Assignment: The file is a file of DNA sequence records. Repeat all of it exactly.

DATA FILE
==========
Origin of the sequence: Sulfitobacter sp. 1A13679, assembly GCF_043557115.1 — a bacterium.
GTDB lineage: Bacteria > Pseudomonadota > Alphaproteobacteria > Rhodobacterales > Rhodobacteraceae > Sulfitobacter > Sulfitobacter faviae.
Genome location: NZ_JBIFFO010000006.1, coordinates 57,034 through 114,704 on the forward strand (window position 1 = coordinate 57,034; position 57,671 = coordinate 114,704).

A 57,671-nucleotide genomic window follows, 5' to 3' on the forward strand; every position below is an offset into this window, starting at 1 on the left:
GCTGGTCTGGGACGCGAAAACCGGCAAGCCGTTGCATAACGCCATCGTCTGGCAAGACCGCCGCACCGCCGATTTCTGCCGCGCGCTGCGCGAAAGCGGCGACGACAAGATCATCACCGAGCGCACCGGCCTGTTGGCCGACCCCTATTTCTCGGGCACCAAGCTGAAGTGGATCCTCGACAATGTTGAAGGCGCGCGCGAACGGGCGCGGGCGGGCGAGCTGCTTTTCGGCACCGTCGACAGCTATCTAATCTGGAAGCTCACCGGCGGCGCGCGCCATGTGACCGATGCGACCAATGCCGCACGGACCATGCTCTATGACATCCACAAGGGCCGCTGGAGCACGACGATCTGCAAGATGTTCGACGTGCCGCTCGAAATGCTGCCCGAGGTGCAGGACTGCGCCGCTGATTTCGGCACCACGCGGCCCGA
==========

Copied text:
Origin of the sequence: Sulfitobacter sp. 1A13679, assembly GCF_043557115.1 — a bacterium.
GTDB lineage: Bacteria > Pseudomonadota > Alphaproteobacteria > Rhodobacterales > Rhodobacteraceae > Sulfitobacter > Sulfitobacter faviae.
Genome location: NZ_JBIFFO010000006.1, coordinates 57,034 through 114,704 on the forward strand (window position 1 = coordinate 57,034; position 57,671 = coordinate 114,704).

A 57,671-nucleotide genomic window follows, 5' to 3' on the forward strand; every position below is an offset into this window, starting at 1 on the left:
GCTGGTCTGGGACGCGAAAACCGGCAAGCCGTTGCATAACGCCATCGTCTGGCAAGACCGCCGCACCGCCGATTTCTGCCGCGCGCTGCGCGAAAGCGGCGACGACAAGATCATCACCGAGCGCACCGGCCTGTTGGCCGACCCCTATTTCTCGGGCACCAAGCTGAAGTGGATCCTCGACAATGTTGAAGGCGCGCGCGAACGGGCGCGGGCGGGCGAGCTGCTTTTCGGCACCGTCGACAGCTATCTAATCTGGAAGCTCACCGGCGGCGCGCGCCATGTGACCGATGCGACCAATGCCGCACGGACCATGCTCTATGACATCCACAAGGGCCGCTGGAGCACGACGATCTGCAAGATGTTCGACGTGCCGCTCGAAATGCTGCCCGAGGTGCAGGACTGCGCCGCTGATTTCGGCACCACGCGGCCCGA